Donation helps expand protection of diverse local forest

In the hilly forests of southern Johnson County, one of the state’s most ecologically diverse areas is thriving.

The Hills of Gold Conservation Area near Trafalgar features rare species such as the state-endangered timid sedge, a type of plant, federally endangered Indiana and Northern long-eared bats, red-shouldered hawk, hooded warbler and worm-eating warbler. Several new-to-science spider species also have been found on the land.

With a new $1 million gift, conservators will ensure that the area remains a pristine habitat for all kinds of wildlife.

The Central Indiana Land Trust has received a $1 million donation from Leonard and Kathryn Betley and their family to help preserve the landscape. The donation is earmarked to support reforestation, tree planting and land protection, as well as establish an endowment for the Hills of Gold Conservation Area.

At the newly renamed Betley Woods at Glacier’s End, vital biodiversity will continue to be protected.

“It truly is special,” Cliff Chapman, executive director of the Central Indiana Land Trust. “It is really, really diverse in plants. When you have diversity of plants, you get a diversity of insects, and it carries on to mammals, reptiles, birds and so on.”

Located just north of the Brown County border, Betley Woods at Glacier’s End sits where a line of glaciers stopped moving southward thousands of years ago. The resulting mix of both glaciated and unglaciated land provides a rich habitat for incredibly diverse flora and fauna.

The Central Indiana Land Trust recently requested a botanical inventory from state officials. On the 300 acres of Betley Woods, the inventory found 484 plant species.

As part of the Hills of Gold Conservation Area, the landscape includes steep bluffs, exposed bedrock, shale-bottom streams and chunks of granite strewn across the valley floors.

Betley Woods at Glacier’s End was created shortly after an adjoining preserve, the publicly accessible Laura Hare Preserve at Blossom Hollow, was formed in 2012. Landowners Tom Johnson, Priscilla Lamb Johnson and Randy Lamb approached officials from the Central Indiana Land Trust and offered the property at a steep discount in 2015.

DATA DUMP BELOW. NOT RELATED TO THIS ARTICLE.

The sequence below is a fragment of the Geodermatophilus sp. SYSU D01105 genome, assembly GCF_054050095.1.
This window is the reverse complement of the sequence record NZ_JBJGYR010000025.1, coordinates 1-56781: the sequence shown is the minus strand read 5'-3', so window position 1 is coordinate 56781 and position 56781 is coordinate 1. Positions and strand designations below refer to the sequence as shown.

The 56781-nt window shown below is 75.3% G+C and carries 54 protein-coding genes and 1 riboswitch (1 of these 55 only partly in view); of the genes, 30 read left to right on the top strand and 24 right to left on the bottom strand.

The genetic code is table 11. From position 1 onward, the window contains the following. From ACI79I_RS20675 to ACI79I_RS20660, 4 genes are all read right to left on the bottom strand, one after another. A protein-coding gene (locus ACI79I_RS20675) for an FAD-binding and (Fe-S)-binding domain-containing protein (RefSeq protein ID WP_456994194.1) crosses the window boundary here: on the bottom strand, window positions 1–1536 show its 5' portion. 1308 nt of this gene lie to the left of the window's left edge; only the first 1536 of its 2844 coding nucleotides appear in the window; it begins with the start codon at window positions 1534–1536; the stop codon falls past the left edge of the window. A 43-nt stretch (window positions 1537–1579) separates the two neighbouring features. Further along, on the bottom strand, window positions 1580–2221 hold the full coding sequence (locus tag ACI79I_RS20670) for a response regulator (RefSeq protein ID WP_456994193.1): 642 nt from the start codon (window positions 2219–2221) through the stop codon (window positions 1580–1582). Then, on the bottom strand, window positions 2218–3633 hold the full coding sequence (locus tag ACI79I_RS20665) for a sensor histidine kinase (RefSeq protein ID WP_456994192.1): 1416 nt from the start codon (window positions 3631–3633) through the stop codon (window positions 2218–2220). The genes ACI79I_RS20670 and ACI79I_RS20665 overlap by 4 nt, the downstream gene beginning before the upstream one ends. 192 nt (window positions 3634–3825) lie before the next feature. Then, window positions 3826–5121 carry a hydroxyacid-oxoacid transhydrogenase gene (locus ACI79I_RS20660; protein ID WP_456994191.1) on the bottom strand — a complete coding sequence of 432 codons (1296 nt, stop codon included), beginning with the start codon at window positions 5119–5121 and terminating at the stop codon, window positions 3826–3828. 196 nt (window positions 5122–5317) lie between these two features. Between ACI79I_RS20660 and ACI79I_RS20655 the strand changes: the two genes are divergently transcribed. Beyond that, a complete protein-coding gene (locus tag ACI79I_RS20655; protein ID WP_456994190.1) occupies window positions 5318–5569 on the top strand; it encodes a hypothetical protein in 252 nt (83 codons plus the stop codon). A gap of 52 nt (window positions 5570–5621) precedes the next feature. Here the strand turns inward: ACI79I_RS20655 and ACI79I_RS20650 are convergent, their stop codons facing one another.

The Central Indiana Land Trust is an organization dedicated to caring for important pieces of Indiana wild land. Working with communities throughout the area, the land trust connects hundreds of acres of fragmented land, protecting the homes of countless species at the same time.

To be able to set aside such an important piece of natural habitat was exhilarating, Chapman said.

“Our goal there is to have a big, big chunk of forest that is protected forever there,” he said.

The donation by the Betley family carries on that conservation legacy.

Leonard Betley is a retired managing partner of the law firm Ice Miller, as well as the retired CEO of The Richard M. Fairbanks Foundation, the Walter Cancer Foundation and the Regenstrief Institute and Foundation. He has served as board chairman of Newfields, Park Tudor and the Indiana Chapter of The Nature Conservancy.

Katie Betley has spent 50 years serving as a leader on boards of organizations including Newfields, the Indianapolis Zoo, the Indiana chapter of The Nature Conservancy, the United Way of Central Indiana, Community Health Network, National Bank of Indianapolis and more.

She grew up next to Priscilla Lamb Johnson, and Betley Woods at Glacier’s End provides a unique connection between the two former neighbors, Chapman said.

The gift is also integral in streamlining the land trust’s protective work. With the funds, the land trust is also looking at expanding and acquiring more land to protect in the Hills of Gold region.

“It really gives us wind in our sails. We can work with the right sellers in the Hills of Gold area, and be able to come in with confidence that we will be able to purchase and protect land, and do it quickly,” Chapman said. “This really eliminates the time we have to take to go out and raise funds to purchase land.”

Betley Woods at Glacier’s End is not currently open to the public, Chapman said. But Central Indiana Land Trust officials hope that with the help of a grant they’ve applied for, a trail can be in place in the near future.

“We’re hoping to get a trail built there soon and open it to the public,” Chapman said.

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Ryan Trares is a senior reporter and columnist at the Daily Journal. He has long reported on the opioids epidemic in Johnson County, health care, nonprofits, social services and veteran affairs. When he is not writing about arts, entertainment and lifestyle, he can be found running, exploring Indiana’s craft breweries and enjoying live music. He can be reached at [email protected] or 317-736-2727. Follow him on Twitter: @rtrares